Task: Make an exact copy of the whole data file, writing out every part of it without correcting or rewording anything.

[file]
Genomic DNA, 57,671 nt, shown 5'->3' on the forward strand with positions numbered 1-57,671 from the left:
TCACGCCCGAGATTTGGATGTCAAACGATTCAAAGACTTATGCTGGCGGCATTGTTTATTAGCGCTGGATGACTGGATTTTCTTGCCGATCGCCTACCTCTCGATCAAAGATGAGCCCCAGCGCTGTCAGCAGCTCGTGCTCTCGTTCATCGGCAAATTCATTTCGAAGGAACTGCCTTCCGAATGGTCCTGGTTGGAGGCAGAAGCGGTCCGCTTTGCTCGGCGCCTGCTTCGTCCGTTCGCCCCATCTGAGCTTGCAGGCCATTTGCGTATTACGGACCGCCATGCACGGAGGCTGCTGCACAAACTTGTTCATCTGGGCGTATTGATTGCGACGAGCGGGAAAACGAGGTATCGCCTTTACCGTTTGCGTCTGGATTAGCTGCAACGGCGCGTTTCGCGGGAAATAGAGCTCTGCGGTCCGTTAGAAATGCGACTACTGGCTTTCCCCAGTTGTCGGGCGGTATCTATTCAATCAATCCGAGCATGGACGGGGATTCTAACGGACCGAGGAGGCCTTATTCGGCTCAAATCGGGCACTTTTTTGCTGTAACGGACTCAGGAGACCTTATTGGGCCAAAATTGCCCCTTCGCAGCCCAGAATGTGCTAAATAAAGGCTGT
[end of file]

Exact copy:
Genomic DNA, 57,671 nt, shown 5'->3' on the forward strand with positions numbered 1-57,671 from the left:
TCACGCCCGAGATTTGGATGTCAAACGATTCAAAGACTTATGCTGGCGGCATTGTTTATTAGCGCTGGATGACTGGATTTTCTTGCCGATCGCCTACCTCTCGATCAAAGATGAGCCCCAGCGCTGTCAGCAGCTCGTGCTCTCGTTCATCGGCAAATTCATTTCGAAGGAACTGCCTTCCGAATGGTCCTGGTTGGAGGCAGAAGCGGTCCGCTTTGCTCGGCGCCTGCTTCGTCCGTTCGCCCCATCTGAGCTTGCAGGCCATTTGCGTATTACGGACCGCCATGCACGGAGGCTGCTGCACAAACTTGTTCATCTGGGCGTATTGATTGCGACGAGCGGGAAAACGAGGTATCGCCTTTACCGTTTGCGTCTGGATTAGCTGCAACGGCGCGTTTCGCGGGAAATAGAGCTCTGCGGTCCGTTAGAAATGCGACTACTGGCTTTCCCCAGTTGTCGGGCGGTATCTATTCAATCAATCCGAGCATGGACGGGGATTCTAACGGACCGAGGAGGCCTTATTCGGCTCAAATCGGGCACTTTTTTGCTGTAACGGACTCAGGAGACCTTATTGGGCCAAAATTGCCCCTTCGCAGCCCAGAATGTGCTAAATAAAGGCTGT